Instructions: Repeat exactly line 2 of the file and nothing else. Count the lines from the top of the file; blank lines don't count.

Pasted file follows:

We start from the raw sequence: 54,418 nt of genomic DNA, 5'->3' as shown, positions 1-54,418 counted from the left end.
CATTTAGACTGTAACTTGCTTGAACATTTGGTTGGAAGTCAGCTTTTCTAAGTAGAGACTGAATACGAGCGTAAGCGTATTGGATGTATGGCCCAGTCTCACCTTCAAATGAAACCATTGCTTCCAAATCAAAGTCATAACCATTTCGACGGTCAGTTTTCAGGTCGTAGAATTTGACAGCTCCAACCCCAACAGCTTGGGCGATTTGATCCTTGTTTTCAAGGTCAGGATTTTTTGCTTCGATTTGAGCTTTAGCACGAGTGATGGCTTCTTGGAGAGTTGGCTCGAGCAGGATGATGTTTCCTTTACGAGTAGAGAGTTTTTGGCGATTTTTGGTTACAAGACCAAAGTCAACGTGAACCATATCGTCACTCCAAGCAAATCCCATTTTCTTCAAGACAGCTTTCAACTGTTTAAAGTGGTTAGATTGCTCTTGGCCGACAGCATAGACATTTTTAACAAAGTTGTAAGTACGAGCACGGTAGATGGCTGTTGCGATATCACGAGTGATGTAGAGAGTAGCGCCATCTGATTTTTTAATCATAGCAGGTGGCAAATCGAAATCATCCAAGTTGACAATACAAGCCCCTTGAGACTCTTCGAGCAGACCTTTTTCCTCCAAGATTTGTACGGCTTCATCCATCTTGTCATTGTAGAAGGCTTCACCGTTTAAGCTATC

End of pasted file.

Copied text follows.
CATTTAGACTGTAACTTGCTTGAACATTTGGTTGGAAGTCAGCTTTTCTAAGTAGAGACTGAATACGAGCGTAAGCGTATTGGATGTATGGCCCAGTCTCACCTTCAAATGAAACCATTGCTTCCAAATCAAAGTCATAACCATTTCGACGGTCAGTTTTCAGGTCGTAGAATTTGACAGCTCCAACCCCAACAGCTTGGGCGATTTGATCCTTGTTTTCAAGGTCAGGATTTTTTGCTTCGATTTGAGCTTTAGCACGAGTGATGGCTTCTTGGAGAGTTGGCTCGAGCAGGATGATGTTTCCTTTACGAGTAGAGAGTTTTTGGCGATTTTTGGTTACAAGACCAAAGTCAACGTGAACCATATCGTCACTCCAAGCAAATCCCATTTTCTTCAAGACAGCTTTCAACTGTTTAAAGTGGTTAGATTGCTCTTGGCCGACAGCATAGACATTTTTAACAAAGTTGTAAGTACGAGCACGGTAGATGGCTGTTGCGATATCACGAGTGATGTAGAGAGTAGCGCCATCTGATTTTTTAATCATAGCAGGTGGCAAATCGAAATCATCCAAGTTGACAATACAAGCCCCTTGAGACTCTTCGAGCAGACCTTTTTCCTCCAAGATTTGTACGGCTTCATCCATCTTGTCATTGTAGAAGGCTTCACCGTTTAAGCTATC